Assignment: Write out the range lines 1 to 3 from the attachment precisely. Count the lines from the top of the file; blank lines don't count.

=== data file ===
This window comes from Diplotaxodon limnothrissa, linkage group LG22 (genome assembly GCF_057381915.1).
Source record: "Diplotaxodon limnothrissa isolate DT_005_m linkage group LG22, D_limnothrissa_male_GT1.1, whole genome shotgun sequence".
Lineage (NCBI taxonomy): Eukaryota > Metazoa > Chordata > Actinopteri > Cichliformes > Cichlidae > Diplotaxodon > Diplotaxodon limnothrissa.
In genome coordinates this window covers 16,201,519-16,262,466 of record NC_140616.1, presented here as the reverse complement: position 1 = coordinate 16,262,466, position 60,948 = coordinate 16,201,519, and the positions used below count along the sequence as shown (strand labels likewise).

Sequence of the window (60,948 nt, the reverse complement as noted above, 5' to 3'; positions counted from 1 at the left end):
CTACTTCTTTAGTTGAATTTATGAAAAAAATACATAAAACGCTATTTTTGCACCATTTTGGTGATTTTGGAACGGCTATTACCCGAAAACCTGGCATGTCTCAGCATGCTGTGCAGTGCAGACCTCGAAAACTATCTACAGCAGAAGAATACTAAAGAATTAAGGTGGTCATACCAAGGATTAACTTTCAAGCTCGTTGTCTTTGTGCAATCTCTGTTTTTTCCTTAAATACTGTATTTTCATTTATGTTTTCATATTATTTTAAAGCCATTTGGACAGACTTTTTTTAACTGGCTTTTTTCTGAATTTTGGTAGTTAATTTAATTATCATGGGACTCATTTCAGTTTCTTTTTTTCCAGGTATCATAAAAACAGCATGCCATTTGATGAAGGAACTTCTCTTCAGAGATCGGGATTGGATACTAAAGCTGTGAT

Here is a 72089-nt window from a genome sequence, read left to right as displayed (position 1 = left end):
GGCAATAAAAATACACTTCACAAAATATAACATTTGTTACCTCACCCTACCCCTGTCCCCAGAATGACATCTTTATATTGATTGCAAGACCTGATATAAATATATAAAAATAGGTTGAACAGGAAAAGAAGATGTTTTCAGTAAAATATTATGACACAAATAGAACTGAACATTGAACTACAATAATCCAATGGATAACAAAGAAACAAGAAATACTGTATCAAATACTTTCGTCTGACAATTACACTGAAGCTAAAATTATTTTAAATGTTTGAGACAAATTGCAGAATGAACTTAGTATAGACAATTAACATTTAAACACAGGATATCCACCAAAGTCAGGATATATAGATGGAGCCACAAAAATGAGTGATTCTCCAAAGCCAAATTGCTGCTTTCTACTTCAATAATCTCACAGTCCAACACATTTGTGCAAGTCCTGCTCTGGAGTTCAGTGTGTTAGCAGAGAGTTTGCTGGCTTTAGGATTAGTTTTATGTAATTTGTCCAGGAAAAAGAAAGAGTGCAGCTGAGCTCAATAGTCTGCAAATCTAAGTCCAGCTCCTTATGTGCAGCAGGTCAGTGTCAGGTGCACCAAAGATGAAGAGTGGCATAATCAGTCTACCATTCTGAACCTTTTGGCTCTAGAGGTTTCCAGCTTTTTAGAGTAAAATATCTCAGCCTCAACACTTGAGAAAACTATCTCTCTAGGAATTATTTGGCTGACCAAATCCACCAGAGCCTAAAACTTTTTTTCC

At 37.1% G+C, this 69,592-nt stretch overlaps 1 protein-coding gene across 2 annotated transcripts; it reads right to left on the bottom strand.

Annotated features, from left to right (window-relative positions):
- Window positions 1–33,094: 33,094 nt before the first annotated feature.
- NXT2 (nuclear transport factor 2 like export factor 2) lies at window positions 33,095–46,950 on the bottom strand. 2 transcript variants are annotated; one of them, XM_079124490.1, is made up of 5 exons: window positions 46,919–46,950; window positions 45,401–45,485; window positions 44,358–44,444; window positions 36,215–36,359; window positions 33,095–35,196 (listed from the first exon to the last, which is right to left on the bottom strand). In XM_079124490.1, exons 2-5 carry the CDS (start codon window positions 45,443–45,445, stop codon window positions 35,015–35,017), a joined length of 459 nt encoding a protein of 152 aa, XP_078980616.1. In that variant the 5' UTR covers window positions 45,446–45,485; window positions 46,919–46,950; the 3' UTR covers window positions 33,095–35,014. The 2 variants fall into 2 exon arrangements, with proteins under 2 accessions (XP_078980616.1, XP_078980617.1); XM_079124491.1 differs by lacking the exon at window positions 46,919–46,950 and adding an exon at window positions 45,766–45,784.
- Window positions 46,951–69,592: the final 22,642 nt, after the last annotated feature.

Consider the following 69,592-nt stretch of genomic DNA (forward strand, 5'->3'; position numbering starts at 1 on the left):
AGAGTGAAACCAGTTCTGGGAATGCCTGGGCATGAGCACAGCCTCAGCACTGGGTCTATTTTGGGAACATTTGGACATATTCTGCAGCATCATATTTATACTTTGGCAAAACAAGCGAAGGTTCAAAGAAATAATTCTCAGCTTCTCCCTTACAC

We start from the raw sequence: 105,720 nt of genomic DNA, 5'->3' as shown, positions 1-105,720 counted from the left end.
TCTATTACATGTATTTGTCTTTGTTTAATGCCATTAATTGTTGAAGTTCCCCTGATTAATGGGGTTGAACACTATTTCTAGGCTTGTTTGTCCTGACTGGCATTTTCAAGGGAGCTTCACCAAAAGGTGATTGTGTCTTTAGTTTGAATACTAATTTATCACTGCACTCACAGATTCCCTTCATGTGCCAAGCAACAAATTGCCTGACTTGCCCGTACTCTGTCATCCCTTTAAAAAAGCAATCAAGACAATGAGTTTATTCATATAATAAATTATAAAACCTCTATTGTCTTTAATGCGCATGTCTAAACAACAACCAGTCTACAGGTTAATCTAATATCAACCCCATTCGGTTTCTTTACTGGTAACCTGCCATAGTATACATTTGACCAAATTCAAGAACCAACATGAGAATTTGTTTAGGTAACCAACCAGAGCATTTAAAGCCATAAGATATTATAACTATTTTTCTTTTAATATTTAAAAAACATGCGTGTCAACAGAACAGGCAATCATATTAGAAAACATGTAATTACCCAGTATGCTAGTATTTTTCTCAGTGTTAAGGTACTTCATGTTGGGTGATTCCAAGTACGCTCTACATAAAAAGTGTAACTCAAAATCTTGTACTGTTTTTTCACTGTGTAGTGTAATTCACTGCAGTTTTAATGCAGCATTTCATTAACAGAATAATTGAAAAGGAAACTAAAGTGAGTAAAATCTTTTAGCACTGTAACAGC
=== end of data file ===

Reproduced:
This window comes from Diplotaxodon limnothrissa, linkage group LG22 (genome assembly GCF_057381915.1).
Source record: "Diplotaxodon limnothrissa isolate DT_005_m linkage group LG22, D_limnothrissa_male_GT1.1, whole genome shotgun sequence".
Lineage (NCBI taxonomy): Eukaryota > Metazoa > Chordata > Actinopteri > Cichliformes > Cichlidae > Diplotaxodon > Diplotaxodon limnothrissa.